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Barbara's Bi-Weekly Column


The Patriot Ledger
Saturday, September 26, 1998

Laughter's the Best Medicine, Or Is It?
By Barbara Anderson


"Born with the gift of laughter, and the sense that the world was mad."

Rafael Sabatini


This favorite quote is never far from my mind, but lately it's been parked in my active consciousness.

Bill Clinton must have seen it when he attended Yale, where it's carved over a doorway. The architect explained he wanted to appeal to the sense of humor of the gods, to make them forget that his type of building had been designed to allow defenders to pour molten lead through slots onto their enemies below.

Personally, as an architect of Proposition 2, I see nothing wrong with pouring molten lead on someone who's trying to steal one's home, and I'll bet the President enjoyed seeing his enemies screaming about hot videotape while his popularity remained high. Some observers say he seemed embarrassed; what I observed was his attempt to keep from laughing out loud. "Here I am", he seemed to be thinking, "the Leader of the Free World, sitting before a Grand Jury discussing drycleaning, the definition of the verb 'is,' and cigars."

Between the cries for "impeachment" and "leave him alone" echoes the laughter of those of us who don't take government very seriously in the first place. Hello, newsflash! Politician refuses to admit perjury to a Grand Jury which is investigating his lies in a trial for sexual harassment that wouldn't be a crime in the first place were it not for the feminists who, by the way, still defend that lying politician even though they wanted to eviscerate a Supreme Court nominee for telling jokes.

At least Clarence Thomas had a sense of humor. Jokes are what keep us sane in a mad
world.

Some jokes are for real. Did you see the recent Building 19 ad that features a caricature of Bill Clinton on the front page? It includes the words: "Listen to me carefully ... I'm gonna say this again. I NEVER SHOPPED IN THAT STORE ... Building 19 ... I NEVER BOUGHT ANYTHING IN THAT STORE," followed by the Building 19 promise: "We'll never betray your intimate shopping secrets, even if we're subpoenaed."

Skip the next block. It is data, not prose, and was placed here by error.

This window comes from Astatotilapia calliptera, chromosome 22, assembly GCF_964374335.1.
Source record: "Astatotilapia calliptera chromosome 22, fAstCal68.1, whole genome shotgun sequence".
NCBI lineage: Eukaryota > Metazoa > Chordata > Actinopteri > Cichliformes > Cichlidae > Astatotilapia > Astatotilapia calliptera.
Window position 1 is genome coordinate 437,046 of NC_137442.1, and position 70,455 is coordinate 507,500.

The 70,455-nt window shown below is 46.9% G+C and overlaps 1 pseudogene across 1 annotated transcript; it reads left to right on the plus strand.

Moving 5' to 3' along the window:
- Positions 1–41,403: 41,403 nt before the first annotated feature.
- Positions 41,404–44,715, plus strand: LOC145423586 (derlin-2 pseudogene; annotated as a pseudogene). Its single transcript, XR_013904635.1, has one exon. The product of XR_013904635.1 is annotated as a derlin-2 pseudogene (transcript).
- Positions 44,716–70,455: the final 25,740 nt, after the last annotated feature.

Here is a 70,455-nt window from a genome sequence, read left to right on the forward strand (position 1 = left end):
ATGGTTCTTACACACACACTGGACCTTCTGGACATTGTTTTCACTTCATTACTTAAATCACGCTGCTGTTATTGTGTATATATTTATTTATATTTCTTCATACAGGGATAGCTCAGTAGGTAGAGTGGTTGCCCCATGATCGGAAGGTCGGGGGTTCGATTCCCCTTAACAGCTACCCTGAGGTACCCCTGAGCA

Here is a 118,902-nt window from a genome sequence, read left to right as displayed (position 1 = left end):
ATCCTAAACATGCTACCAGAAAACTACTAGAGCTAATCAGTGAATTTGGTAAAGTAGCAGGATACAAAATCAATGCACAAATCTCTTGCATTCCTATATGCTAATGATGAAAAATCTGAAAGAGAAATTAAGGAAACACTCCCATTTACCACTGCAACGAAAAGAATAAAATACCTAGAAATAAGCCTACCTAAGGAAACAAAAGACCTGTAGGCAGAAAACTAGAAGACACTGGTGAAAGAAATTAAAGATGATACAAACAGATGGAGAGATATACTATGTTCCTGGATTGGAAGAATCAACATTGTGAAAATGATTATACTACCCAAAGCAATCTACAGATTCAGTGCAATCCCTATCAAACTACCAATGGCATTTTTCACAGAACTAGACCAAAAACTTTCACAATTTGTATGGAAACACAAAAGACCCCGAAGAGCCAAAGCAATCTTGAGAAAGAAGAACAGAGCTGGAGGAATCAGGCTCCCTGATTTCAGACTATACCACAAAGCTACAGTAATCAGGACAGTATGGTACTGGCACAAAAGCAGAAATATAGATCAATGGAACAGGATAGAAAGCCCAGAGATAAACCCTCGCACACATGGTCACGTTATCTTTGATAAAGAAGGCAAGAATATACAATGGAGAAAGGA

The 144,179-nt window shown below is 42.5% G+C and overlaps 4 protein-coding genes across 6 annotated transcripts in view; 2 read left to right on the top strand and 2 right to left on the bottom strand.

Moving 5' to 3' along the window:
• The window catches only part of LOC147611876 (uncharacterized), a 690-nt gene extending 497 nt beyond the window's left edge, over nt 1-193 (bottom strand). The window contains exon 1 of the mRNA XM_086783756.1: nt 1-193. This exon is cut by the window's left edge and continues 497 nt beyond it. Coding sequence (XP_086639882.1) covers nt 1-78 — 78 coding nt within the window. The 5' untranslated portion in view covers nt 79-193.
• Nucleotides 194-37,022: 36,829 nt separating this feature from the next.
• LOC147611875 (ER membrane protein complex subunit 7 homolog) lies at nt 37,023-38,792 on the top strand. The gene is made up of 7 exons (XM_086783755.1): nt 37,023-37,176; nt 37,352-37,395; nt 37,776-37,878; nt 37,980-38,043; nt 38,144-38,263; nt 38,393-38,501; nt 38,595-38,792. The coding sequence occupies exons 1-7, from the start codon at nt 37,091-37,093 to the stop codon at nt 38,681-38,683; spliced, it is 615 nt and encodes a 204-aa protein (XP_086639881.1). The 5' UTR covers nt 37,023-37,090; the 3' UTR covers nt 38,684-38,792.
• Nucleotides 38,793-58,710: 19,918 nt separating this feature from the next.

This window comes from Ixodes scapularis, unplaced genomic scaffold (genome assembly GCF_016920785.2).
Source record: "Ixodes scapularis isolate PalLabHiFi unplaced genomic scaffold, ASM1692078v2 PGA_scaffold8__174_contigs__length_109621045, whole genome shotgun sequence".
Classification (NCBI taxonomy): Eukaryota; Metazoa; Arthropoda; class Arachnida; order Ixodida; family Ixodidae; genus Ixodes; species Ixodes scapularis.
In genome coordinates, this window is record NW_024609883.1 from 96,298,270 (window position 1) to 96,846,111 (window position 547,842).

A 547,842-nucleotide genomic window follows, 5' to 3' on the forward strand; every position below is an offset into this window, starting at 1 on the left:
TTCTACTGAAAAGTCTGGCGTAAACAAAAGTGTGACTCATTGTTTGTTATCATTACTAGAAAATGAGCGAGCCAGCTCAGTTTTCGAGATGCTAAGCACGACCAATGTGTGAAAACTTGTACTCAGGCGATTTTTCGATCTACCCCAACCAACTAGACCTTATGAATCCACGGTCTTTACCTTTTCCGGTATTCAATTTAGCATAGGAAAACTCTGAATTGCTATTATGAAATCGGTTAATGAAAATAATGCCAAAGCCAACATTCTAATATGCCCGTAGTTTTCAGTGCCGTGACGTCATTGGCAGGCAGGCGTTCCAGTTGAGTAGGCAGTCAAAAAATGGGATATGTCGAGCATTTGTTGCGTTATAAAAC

Have you seen the look on the faces of world leaders who had to sit through press conferences with the U.S. President while he was asked about his sex life? Yes, honored guests, American reporters still insist on treating the President with no more respect than the rest of us get if we lie to them. If we peasants can't lie under oath about sex, neither can he.

Sometimes the things that happen in politics really are funny: witness the molten lead poured on a 1994 state campaign finance law this past week by the Massachusetts Libertarian party .

The law states that any candidates who agrees to a $1.5 million cap on spending get state matching funds. But they are allowed to spend up to the highest cap agreed to by any candidate for the office. Traditionally, lesser-funded candidates piously agree to a cap to embarrass their better-funded opponents, who pay lip service to the concept but naturally refuse to play the disarmament game.

The four Libertarian statewide candidates, who have only a few thousand dollars for their campaigns, chose a cap of $19.5 billion, which is now the limit for everyone! Lt. Governor candidate Elias Israel joked that "we picked the most ridiculous spending limit we could think of, the size of our bloated state budget." Dean Cook, the candidate for Governor, made the point that campaign spending limits effectively limit political expression, and therefore the first amendment right of free speech.

Keep laughing; there will be an expanded campaign finance question on the ballot this fall. Question 2 will prevent us from giving as much as we want to people we agree with, while forcing us to fund those with whom we passionately disagree.

But "the world is mad" prize for the funniest ballot question goes to Question 1, which will set the present legislative pay in the state constitution, and then make our state legislators, as far as I know, the only human beings in the history of the world to get constitutionally-guaranteed payraises! Right up there with freedom of speech and religion, and the right of trial by jury: the freedom of politicians to have taxpayer funded pay hikes. Are the founding fathers laughing yet?

Laughter is the best medicine. Then, when we feel better, we can get serious and do something about all the madness that is laughing at us.


Barbara Anderson is co-director of Citizens for Limited Taxation and Government. Her bi-weekly column is syndicated and appears in the (Quincy) Patriot Ledger, (Salem) Evening News, (Attleboro) Sun-Chronicle and the (Worcester) Telegram-Gazette.

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